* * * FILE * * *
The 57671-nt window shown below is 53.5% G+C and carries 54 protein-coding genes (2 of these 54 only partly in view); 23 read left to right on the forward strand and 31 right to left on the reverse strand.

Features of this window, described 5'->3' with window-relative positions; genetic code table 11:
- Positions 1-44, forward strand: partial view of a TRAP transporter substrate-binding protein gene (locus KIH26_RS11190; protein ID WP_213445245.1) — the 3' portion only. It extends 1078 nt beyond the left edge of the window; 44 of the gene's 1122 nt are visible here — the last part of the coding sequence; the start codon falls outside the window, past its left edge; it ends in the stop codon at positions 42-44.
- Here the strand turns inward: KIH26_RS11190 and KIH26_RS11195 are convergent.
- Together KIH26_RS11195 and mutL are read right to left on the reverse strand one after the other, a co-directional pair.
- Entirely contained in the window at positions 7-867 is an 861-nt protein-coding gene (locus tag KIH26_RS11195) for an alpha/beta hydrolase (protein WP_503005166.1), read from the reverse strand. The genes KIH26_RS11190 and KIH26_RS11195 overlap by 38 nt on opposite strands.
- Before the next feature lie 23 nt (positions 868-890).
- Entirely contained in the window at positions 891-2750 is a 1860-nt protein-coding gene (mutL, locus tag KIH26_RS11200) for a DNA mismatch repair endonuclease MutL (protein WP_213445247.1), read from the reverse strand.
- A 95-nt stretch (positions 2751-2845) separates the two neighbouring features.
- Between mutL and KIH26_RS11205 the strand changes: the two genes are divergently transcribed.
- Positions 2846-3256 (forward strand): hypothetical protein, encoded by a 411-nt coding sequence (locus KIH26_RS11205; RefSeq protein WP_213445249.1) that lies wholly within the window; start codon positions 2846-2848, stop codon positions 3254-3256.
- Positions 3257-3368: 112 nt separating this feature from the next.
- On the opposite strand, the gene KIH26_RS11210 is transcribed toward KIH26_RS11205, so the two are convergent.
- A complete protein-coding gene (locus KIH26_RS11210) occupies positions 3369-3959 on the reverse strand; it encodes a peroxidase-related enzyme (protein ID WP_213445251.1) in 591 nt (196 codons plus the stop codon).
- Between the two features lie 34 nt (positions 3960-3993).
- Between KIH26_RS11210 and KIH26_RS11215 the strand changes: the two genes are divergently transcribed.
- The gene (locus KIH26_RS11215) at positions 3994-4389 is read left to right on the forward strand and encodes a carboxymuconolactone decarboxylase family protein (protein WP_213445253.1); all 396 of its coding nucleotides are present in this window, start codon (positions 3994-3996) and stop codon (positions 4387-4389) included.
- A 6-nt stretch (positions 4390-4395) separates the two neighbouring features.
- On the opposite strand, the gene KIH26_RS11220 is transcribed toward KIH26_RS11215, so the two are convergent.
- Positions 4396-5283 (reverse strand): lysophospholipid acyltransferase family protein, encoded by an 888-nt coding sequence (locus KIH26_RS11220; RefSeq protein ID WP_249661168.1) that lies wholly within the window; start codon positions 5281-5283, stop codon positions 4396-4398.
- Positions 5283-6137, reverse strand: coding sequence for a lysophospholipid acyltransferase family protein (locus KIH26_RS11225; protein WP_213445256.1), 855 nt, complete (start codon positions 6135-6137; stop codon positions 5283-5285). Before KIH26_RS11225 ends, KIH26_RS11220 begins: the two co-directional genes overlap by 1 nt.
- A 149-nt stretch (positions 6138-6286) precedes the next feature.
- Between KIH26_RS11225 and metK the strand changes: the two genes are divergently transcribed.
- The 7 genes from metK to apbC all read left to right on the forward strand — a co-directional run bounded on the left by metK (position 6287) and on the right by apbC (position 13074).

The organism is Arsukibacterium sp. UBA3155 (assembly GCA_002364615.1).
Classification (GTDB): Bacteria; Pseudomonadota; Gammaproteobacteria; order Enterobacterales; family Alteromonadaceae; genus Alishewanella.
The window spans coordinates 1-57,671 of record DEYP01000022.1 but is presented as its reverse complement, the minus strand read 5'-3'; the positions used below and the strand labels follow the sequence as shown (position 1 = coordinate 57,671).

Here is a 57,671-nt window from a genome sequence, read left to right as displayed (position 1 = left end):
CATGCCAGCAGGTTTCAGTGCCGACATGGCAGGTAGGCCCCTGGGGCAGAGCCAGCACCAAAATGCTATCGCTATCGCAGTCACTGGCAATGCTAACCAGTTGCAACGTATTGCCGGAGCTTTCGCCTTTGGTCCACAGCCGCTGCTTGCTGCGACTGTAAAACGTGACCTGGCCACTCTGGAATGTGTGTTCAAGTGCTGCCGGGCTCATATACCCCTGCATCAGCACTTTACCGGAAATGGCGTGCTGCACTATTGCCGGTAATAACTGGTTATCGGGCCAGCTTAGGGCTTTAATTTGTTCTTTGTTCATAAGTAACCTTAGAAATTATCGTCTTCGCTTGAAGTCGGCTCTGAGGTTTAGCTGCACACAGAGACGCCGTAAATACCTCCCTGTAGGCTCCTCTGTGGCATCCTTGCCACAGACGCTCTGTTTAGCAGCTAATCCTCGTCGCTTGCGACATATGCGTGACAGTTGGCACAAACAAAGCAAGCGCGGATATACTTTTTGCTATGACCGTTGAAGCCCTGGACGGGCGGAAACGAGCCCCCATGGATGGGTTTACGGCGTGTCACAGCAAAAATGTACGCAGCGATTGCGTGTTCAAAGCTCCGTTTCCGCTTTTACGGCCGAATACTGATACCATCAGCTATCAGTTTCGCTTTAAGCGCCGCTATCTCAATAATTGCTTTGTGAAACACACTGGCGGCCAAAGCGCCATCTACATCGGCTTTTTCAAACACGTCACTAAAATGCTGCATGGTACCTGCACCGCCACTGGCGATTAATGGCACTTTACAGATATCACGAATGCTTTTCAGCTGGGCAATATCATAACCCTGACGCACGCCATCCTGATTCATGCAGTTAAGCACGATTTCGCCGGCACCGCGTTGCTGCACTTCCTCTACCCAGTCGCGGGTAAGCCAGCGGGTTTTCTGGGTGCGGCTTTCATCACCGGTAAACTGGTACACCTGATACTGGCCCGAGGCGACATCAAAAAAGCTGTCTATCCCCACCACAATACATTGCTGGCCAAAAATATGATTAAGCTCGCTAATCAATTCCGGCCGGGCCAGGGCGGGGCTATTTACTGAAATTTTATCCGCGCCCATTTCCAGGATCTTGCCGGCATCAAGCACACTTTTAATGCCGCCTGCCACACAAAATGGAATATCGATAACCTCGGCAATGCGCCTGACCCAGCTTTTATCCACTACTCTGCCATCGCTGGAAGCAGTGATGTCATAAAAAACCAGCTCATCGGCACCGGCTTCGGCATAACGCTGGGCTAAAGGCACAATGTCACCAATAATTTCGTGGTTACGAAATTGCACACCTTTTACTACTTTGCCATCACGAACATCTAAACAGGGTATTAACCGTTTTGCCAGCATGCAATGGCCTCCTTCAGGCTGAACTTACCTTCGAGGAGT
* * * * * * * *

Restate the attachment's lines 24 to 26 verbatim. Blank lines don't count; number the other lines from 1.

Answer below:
- The 7 genes from metK to apbC all read left to right on the forward strand — a co-directional run bounded on the left by metK (position 6287) and on the right by apbC (position 13074).

The organism is Arsukibacterium sp. UBA3155 (assembly GCA_002364615.1).
Classification (GTDB): Bacteria; Pseudomonadota; Gammaproteobacteria; order Enterobacterales; family Alteromonadaceae; genus Alishewanella.